The Debate

The Obama-Xi State Visit: Any Room for Human Rights?

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The Debate

The Obama-Xi State Visit: Any Room for Human Rights?

The agenda is packed, but human rights issues are likely to get short shrift.

The Obama-Xi State Visit: Any Room for Human Rights?
Credit: The White House

With Chinese President Xi Jinping arriving in Washington tomorrow to meet U.S. President Barack Obama, most of the news analysis has focused on the impact of China’s slowing economy, cyber espionage, trade, and flare-ups in the South China Sea. But China’s relentless disregard for the human dignity of the Chinese people must central to their discussions when Obama meets with Xi later this week.

With a domestic security budget estimated at over $130 billion, Xi and the Chinese security state obstructs Chinese citizens’ exercise of free speech, association, and religion. And it persecutes religious minorities, harasses and silences human rights defenders, and blocks the efforts of non-governmental organizations (NGOs) at every turn. But major world powers have been unwilling to confront China on these issues and to challenge Xi’s repressive actions. During Xi’s upcoming visit to Washington, Obama must speak up and speak loudly.

The recent arrest of more than 250 human rights lawyers highlights Xi’s repressive agenda. Recent reports indicate that 22 remain in custody, either in criminal detention or in unknown locations. The government’s alleged suspicions of these lawyers range from “illegally organizing paid protests” and “fabricating rumors on the internet to sway court decisions” to the more grave allegation of “inciting subversion of State power.”

The crackdown began with the detention of Wang Yu, an attorney at the Beijing-based Fengrui law firm. Wang has worked on human rights cases since 2011. She worked on the cases of the “Five Feminists” detained earlier this year, the respected Uighur academic Ilham Tohti, six underage girls sexually assaulted by their headmaster, and members of the banned spiritual group Falun Gong. Wang also represented Cao Shunli, a human rights activist who died last year while serving a sentence she received in response to her attempt to engage with the UN Human Rights Council. The government denied the imprisoned activist adequate medical attention until just days before her death.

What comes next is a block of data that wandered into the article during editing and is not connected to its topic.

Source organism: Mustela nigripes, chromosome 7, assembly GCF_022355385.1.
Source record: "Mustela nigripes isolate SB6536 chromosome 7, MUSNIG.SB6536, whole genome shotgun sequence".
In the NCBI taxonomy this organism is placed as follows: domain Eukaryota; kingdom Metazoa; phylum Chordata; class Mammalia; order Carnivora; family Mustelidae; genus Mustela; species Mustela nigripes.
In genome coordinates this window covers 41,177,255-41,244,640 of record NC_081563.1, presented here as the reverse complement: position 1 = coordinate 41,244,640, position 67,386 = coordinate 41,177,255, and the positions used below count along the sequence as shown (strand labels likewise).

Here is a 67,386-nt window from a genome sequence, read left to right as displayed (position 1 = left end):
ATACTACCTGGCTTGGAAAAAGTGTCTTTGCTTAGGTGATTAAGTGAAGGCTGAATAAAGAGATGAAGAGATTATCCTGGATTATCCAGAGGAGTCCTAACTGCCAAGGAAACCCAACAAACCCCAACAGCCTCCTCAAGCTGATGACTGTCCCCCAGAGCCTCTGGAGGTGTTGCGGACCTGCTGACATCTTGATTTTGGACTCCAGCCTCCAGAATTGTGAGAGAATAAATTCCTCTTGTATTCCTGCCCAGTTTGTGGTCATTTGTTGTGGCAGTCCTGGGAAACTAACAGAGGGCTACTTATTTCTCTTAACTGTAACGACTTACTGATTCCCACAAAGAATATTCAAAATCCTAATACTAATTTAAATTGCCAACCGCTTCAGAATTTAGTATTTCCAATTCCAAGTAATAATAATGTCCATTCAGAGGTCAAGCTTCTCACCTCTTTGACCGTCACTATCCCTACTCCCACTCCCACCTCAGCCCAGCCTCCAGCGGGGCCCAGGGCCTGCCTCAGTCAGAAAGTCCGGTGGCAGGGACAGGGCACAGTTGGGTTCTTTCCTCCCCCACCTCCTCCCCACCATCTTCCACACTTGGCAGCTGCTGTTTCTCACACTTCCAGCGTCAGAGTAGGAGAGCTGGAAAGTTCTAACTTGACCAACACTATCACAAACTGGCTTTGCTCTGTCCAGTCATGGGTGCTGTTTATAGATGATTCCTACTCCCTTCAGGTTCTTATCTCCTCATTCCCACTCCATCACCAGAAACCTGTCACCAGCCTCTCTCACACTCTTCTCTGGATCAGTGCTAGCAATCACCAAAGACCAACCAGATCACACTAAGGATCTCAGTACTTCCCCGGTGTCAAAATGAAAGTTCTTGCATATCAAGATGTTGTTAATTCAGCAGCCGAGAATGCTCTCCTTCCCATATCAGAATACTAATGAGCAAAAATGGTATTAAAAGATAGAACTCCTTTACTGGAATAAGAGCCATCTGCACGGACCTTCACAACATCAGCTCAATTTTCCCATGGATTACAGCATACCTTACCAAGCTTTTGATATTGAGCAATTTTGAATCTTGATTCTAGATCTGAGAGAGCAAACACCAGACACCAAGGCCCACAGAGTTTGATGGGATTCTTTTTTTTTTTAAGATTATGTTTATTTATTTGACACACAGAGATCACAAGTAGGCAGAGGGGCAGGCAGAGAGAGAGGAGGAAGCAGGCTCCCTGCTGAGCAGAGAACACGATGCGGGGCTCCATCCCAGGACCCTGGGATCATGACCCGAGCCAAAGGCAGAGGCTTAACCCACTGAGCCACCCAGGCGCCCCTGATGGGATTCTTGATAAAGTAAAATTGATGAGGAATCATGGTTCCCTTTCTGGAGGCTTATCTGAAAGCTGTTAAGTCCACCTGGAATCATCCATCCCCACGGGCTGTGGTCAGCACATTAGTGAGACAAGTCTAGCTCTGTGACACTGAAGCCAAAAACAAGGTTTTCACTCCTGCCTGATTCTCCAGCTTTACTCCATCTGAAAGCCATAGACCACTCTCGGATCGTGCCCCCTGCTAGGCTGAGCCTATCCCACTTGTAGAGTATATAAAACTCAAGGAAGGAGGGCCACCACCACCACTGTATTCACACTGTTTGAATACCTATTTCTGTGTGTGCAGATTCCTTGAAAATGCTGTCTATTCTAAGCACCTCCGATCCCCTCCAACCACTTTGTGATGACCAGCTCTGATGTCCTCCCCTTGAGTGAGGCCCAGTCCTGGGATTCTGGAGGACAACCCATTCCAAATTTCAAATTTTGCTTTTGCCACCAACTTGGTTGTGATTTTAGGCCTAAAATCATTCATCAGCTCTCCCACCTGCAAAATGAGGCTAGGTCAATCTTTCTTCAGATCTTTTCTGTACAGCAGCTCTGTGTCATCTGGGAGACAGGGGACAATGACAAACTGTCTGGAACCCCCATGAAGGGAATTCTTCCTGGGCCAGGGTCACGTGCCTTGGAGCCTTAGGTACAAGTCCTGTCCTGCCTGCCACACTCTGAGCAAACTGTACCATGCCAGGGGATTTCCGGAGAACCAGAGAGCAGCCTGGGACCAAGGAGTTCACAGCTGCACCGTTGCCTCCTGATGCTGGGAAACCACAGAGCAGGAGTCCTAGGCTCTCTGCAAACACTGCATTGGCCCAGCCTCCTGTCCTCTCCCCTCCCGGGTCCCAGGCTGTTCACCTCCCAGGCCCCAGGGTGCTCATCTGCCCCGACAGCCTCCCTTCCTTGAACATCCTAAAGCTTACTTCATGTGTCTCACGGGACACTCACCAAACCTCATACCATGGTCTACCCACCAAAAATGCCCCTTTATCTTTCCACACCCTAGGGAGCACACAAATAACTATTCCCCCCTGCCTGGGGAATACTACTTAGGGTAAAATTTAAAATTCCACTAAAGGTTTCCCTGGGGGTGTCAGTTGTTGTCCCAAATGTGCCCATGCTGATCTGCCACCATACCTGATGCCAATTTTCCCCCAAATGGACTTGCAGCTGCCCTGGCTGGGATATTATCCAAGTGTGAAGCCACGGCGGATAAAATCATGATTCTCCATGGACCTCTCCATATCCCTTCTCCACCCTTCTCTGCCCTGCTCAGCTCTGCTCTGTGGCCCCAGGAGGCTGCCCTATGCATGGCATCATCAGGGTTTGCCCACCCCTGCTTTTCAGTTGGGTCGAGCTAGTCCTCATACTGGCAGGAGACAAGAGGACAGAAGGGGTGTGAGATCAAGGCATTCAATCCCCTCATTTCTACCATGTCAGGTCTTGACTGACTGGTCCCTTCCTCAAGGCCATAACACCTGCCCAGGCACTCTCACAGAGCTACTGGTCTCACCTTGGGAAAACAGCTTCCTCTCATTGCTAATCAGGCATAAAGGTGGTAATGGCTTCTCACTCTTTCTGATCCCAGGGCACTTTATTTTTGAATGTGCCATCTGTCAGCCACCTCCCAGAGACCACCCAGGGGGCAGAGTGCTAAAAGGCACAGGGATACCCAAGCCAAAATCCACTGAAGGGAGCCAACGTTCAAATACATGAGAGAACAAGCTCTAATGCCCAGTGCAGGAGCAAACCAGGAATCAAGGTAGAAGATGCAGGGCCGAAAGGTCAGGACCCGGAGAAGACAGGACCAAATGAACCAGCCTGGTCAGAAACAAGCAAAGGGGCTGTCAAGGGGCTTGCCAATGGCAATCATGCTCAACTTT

After this summer’s crackdown on rights lawyers, state-run media accused them of “play[ing] an inglorious role as accessories to wrecking the rule of law and disturbing social order.” But in reality, the women and men targeted in this attack work to ensure respect for human rights and rule of law.

Previously, rights lawyer Gao Zhisheng was convicted of “inciting subversion.” While in jail or in various terms of enforced disappearances, he faced atrocious treatment including deprivation of light, food, and human contact for years at a time, and he was repeatedly tortured. Even though he was technically “released” from prison just over one year ago to live with his brother in rural China, Gao is restricted to a small village, has no access to desperately needed medical and dental care, and has been denied the ability to be reunited with his family in the United States.

The plight of these lawyers is merely a symptom of an extraordinary problem. Xi and the Chinese Communist Party wants to silence those who disagree with them and terrorize those who speak out against him. As the economy slows and Xi feels compelled to tighten his grip on power, he cements the disturbing reality of modern-day China. Xi leads a repressive Chinese government that persistently deprives its people of their dignity all across his country.